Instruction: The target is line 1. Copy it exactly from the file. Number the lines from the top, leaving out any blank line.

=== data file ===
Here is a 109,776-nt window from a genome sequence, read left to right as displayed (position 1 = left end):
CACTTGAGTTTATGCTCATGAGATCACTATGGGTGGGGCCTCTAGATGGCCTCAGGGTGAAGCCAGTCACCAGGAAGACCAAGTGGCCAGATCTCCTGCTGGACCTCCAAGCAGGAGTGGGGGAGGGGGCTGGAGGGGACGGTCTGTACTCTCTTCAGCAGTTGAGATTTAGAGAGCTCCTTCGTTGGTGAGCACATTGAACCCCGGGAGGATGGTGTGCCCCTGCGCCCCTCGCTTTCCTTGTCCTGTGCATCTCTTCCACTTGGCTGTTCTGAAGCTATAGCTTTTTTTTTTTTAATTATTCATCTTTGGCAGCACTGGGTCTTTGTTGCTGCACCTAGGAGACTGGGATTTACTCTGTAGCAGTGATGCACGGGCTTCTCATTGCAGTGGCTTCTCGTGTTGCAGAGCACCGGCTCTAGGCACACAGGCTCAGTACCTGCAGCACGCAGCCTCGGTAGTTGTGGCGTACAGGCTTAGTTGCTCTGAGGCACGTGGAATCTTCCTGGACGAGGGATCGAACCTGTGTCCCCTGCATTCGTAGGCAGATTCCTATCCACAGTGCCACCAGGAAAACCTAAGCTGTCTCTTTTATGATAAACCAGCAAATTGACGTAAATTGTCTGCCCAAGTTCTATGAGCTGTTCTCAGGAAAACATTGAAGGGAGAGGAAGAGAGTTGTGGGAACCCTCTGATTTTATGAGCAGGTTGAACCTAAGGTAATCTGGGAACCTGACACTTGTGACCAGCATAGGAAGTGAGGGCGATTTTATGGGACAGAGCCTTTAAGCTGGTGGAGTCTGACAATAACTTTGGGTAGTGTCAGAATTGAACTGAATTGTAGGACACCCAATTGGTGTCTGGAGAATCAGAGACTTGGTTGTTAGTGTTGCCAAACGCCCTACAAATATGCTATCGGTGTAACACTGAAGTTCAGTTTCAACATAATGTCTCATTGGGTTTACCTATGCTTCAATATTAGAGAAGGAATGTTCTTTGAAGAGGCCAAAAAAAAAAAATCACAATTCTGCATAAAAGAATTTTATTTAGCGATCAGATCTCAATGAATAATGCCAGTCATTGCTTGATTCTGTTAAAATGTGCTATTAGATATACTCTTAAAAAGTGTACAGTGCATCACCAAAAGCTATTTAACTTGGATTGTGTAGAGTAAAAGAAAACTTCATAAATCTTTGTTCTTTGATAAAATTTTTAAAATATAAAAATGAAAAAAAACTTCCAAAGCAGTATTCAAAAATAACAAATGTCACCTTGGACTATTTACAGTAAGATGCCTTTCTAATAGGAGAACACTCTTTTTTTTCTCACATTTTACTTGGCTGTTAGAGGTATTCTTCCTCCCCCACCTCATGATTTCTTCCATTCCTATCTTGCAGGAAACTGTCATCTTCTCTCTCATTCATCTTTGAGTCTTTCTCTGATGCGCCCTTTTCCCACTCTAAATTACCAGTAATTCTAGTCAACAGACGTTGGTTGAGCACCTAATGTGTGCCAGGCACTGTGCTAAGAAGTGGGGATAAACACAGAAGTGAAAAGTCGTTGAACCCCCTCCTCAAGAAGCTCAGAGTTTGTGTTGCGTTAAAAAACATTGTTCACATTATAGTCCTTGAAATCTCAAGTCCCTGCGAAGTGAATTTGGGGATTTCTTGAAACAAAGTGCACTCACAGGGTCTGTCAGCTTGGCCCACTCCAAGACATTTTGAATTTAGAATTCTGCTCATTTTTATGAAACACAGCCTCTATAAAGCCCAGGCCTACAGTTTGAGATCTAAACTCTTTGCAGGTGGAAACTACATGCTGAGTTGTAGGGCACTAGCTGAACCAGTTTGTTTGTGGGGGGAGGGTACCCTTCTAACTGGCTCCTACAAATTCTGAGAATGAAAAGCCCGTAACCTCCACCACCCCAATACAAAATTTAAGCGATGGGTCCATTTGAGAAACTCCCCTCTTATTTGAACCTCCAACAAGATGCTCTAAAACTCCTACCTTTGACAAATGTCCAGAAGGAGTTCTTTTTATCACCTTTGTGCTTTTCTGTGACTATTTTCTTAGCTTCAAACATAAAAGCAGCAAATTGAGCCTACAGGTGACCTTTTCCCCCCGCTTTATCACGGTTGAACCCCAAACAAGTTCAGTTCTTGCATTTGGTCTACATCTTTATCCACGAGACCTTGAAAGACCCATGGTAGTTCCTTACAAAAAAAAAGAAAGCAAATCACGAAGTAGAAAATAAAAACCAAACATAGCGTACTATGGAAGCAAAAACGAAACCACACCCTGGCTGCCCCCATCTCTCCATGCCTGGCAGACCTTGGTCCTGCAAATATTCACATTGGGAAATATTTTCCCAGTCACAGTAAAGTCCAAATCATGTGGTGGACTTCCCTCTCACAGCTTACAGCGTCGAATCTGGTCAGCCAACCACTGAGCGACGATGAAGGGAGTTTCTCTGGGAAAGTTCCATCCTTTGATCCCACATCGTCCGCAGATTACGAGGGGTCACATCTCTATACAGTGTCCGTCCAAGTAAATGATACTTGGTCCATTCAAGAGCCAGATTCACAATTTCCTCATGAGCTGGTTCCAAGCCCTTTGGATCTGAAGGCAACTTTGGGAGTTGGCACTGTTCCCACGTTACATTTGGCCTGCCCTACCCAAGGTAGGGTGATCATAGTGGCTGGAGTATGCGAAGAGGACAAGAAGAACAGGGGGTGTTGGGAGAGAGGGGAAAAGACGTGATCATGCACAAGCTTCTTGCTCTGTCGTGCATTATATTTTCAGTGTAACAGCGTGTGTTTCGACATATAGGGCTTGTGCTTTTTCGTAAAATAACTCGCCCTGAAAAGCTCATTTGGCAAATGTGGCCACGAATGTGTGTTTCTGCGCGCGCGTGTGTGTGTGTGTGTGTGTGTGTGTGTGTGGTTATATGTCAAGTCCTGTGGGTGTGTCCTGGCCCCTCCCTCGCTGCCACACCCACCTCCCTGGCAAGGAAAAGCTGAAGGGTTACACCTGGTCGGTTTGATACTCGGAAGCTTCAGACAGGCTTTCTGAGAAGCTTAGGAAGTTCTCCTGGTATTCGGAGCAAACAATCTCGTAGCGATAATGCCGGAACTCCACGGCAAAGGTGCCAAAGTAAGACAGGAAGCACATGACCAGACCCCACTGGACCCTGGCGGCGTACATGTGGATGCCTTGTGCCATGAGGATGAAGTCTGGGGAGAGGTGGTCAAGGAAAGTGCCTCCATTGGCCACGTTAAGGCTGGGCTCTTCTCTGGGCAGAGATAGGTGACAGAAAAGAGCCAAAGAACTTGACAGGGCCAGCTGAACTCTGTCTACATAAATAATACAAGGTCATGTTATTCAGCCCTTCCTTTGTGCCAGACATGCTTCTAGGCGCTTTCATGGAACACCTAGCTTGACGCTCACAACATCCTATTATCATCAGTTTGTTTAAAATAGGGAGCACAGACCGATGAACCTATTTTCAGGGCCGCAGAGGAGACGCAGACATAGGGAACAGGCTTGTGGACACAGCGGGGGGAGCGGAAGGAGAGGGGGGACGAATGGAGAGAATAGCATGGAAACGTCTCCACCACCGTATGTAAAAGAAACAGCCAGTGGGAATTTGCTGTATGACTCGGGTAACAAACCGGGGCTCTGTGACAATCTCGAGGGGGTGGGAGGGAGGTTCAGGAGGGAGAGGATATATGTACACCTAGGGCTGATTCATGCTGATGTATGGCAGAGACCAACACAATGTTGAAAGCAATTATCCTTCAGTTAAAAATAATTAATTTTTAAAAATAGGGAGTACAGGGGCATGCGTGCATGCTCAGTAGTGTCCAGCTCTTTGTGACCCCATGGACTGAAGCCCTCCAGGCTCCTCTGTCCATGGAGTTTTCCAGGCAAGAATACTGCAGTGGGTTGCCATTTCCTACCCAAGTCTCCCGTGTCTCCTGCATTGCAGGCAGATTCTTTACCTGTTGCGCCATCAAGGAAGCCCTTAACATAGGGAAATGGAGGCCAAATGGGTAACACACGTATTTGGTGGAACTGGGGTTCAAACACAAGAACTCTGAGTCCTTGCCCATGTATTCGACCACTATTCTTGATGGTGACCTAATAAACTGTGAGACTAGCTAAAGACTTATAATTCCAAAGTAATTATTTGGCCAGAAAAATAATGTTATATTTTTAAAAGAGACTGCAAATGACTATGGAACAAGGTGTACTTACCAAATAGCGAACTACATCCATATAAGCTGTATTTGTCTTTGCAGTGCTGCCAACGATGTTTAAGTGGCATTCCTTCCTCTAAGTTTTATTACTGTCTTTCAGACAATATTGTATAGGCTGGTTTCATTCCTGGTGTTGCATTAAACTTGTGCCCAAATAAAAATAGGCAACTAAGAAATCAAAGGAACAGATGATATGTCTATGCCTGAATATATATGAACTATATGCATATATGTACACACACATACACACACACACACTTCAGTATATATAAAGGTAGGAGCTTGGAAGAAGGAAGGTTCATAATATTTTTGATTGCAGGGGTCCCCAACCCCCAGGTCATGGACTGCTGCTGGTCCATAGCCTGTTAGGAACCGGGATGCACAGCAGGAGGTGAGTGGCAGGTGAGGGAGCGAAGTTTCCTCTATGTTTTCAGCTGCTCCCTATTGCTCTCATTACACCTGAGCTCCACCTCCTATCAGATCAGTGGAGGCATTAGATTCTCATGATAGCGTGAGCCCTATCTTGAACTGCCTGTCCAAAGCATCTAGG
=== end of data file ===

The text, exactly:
Here is a 109,776-nt window from a genome sequence, read left to right as displayed (position 1 = left end):